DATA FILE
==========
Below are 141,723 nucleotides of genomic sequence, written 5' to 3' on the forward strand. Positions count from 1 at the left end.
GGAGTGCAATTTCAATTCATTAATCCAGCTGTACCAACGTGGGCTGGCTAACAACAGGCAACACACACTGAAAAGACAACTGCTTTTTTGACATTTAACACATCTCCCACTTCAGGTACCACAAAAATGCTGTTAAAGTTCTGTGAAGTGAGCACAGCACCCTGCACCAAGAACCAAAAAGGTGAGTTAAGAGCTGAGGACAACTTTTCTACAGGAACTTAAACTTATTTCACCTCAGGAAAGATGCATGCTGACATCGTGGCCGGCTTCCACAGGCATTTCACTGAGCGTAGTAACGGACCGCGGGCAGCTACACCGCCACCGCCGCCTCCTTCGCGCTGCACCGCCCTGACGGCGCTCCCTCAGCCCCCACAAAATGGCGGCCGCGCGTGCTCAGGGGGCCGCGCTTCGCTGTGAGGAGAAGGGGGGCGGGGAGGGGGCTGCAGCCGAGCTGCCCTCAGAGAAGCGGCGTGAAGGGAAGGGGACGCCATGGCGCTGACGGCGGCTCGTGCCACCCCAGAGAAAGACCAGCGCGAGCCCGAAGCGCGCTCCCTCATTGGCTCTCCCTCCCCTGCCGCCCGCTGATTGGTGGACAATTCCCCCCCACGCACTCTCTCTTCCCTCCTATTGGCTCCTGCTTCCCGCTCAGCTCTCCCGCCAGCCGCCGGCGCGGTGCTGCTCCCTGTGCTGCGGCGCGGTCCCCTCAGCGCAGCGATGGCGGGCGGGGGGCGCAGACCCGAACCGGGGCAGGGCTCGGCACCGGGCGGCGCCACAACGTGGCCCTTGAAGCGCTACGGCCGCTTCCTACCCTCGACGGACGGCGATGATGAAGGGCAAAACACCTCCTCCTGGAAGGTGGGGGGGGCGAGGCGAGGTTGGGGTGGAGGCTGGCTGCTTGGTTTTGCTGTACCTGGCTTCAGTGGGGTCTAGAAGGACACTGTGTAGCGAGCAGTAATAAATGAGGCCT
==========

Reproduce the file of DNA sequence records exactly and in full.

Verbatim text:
Below are 141,723 nucleotides of genomic sequence, written 5' to 3' on the forward strand. Positions count from 1 at the left end.
GGAGTGCAATTTCAATTCATTAATCCAGCTGTACCAACGTGGGCTGGCTAACAACAGGCAACACACACTGAAAAGACAACTGCTTTTTTGACATTTAACACATCTCCCACTTCAGGTACCACAAAAATGCTGTTAAAGTTCTGTGAAGTGAGCACAGCACCCTGCACCAAGAACCAAAAAGGTGAGTTAAGAGCTGAGGACAACTTTTCTACAGGAACTTAAACTTATTTCACCTCAGGAAAGATGCATGCTGACATCGTGGCCGGCTTCCACAGGCATTTCACTGAGCGTAGTAACGGACCGCGGGCAGCTACACCGCCACCGCCGCCTCCTTCGCGCTGCACCGCCCTGACGGCGCTCCCTCAGCCCCCACAAAATGGCGGCCGCGCGTGCTCAGGGGGCCGCGCTTCGCTGTGAGGAGAAGGGGGGCGGGGAGGGGGCTGCAGCCGAGCTGCCCTCAGAGAAGCGGCGTGAAGGGAAGGGGACGCCATGGCGCTGACGGCGGCTCGTGCCACCCCAGAGAAAGACCAGCGCGAGCCCGAAGCGCGCTCCCTCATTGGCTCTCCCTCCCCTGCCGCCCGCTGATTGGTGGACAATTCCCCCCCACGCACTCTCTCTTCCCTCCTATTGGCTCCTGCTTCCCGCTCAGCTCTCCCGCCAGCCGCCGGCGCGGTGCTGCTCCCTGTGCTGCGGCGCGGTCCCCTCAGCGCAGCGATGGCGGGCGGGGGGCGCAGACCCGAACCGGGGCAGGGCTCGGCACCGGGCGGCGCCACAACGTGGCCCTTGAAGCGCTACGGCCGCTTCCTACCCTCGACGGACGGCGATGATGAAGGGCAAAACACCTCCTCCTGGAAGGTGGGGGGGGCGAGGCGAGGTTGGGGTGGAGGCTGGCTGCTTGGTTTTGCTGTACCTGGCTTCAGTGGGGTCTAGAAGGACACTGTGTAGCGAGCAGTAATAAATGAGGCCT